A new group is being set up in Carlisle to further the work of the archaeological dig recently undertaken at Carlisle Cricket Club where a Roman bathhouse and a previously unknown road were uncovered.
The new group is being set up as a community group attached to the Roman Roads Research Association (RRRA) who have members all over Britain.
The first project will be to try and trace the continuation of the road that was uncovered in the Carlisle Cricket Club excavations and will involve geophysical surveys of the cricket field. These surveys should reveal structures beneath the ground at depths up to two feet.
The RRRA will be bringing machines from Yorkshire to undertake the survey and it is hoped that the surveys can be extended to Rickerby Park and surrounding areas once permissions have been obtained.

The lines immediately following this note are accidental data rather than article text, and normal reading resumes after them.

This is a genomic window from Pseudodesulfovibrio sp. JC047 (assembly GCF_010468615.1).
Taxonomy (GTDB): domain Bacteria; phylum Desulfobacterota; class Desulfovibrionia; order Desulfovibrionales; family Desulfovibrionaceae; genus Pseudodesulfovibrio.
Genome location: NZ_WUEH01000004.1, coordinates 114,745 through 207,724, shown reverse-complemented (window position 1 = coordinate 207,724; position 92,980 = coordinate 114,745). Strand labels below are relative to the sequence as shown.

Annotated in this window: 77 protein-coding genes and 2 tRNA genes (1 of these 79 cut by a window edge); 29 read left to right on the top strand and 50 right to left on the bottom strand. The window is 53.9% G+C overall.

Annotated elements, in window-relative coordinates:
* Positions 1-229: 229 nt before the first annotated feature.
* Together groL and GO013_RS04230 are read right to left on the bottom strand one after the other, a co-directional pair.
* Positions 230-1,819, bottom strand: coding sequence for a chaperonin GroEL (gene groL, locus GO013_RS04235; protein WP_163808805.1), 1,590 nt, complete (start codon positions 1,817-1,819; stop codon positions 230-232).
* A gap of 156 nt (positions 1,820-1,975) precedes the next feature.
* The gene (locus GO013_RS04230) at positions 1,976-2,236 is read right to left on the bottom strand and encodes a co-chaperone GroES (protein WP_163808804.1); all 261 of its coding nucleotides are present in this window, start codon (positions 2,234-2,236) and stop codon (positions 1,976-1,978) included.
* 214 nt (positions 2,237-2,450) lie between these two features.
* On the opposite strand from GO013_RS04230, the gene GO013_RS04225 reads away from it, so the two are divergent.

The Association and its members have already discovered hundreds of miles of hitherto unknown Roman roads in Cumbria and it is hoped the new group will be able to discover more new roads as well as pinpoint the exact locations of roads that are known but the exact route has not been defined.
The new group are holding their first meeting at the Museum of Military Life in Carlisle Castle at 10.30am on Saturday and will be addressed by the chair of the RRRA, Mike Haken, who will explain exactly what to look for in a Roman road. The meeting is free to anyone who wants to attend.
Local RRRA representative Chester Forster said: ”When the excavation at Carlisle Cricket Club ended there was tremendous enthusiasm to continue the work undertaken by Wardell Armstrong and their archaeologists and knowing that this company is dependent on outside funding, I decided to ask the volunteers if they would be interested in setting up an amateur group.
“So far 25 people have come forward to say they are interested in furthering the work that has already been undertaken and many more have expressed an interest. More information about Roman roads in Cumbria can be found at www.romanroads.org”